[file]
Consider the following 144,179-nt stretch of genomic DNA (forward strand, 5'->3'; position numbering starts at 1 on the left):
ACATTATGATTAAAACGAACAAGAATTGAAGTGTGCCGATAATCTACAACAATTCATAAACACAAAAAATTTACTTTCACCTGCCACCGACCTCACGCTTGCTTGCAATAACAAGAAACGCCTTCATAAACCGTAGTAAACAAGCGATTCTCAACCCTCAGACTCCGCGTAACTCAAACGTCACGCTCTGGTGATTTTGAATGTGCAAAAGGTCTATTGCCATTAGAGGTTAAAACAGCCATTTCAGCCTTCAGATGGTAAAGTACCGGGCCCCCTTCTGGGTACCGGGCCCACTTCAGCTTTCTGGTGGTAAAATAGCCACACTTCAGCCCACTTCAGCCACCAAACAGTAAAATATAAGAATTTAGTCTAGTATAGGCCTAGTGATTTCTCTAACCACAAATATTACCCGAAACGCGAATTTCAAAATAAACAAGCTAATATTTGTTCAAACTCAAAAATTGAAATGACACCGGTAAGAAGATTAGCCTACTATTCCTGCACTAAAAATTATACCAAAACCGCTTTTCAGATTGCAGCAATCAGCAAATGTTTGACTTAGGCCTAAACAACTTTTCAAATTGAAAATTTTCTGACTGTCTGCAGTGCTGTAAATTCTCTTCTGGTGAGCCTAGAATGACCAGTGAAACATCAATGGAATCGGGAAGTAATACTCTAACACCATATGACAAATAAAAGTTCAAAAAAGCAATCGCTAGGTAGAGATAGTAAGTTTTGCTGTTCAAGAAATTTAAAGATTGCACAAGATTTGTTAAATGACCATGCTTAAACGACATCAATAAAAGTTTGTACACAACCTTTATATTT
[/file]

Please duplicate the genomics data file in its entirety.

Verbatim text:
Consider the following 144,179-nt stretch of genomic DNA (forward strand, 5'->3'; position numbering starts at 1 on the left):
ACATTATGATTAAAACGAACAAGAATTGAAGTGTGCCGATAATCTACAACAATTCATAAACACAAAAAATTTACTTTCACCTGCCACCGACCTCACGCTTGCTTGCAATAACAAGAAACGCCTTCATAAACCGTAGTAAACAAGCGATTCTCAACCCTCAGACTCCGCGTAACTCAAACGTCACGCTCTGGTGATTTTGAATGTGCAAAAGGTCTATTGCCATTAGAGGTTAAAACAGCCATTTCAGCCTTCAGATGGTAAAGTACCGGGCCCCCTTCTGGGTACCGGGCCCACTTCAGCTTTCTGGTGGTAAAATAGCCACACTTCAGCCCACTTCAGCCACCAAACAGTAAAATATAAGAATTTAGTCTAGTATAGGCCTAGTGATTTCTCTAACCACAAATATTACCCGAAACGCGAATTTCAAAATAAACAAGCTAATATTTGTTCAAACTCAAAAATTGAAATGACACCGGTAAGAAGATTAGCCTACTATTCCTGCACTAAAAATTATACCAAAACCGCTTTTCAGATTGCAGCAATCAGCAAATGTTTGACTTAGGCCTAAACAACTTTTCAAATTGAAAATTTTCTGACTGTCTGCAGTGCTGTAAATTCTCTTCTGGTGAGCCTAGAATGACCAGTGAAACATCAATGGAATCGGGAAGTAATACTCTAACACCATATGACAAATAAAAGTTCAAAAAAGCAATCGCTAGGTAGAGATAGTAAGTTTTGCTGTTCAAGAAATTTAAAGATTGCACAAGATTTGTTAAATGACCATGCTTAAACGACATCAATAAAAGTTTGTACACAACCTTTATATTT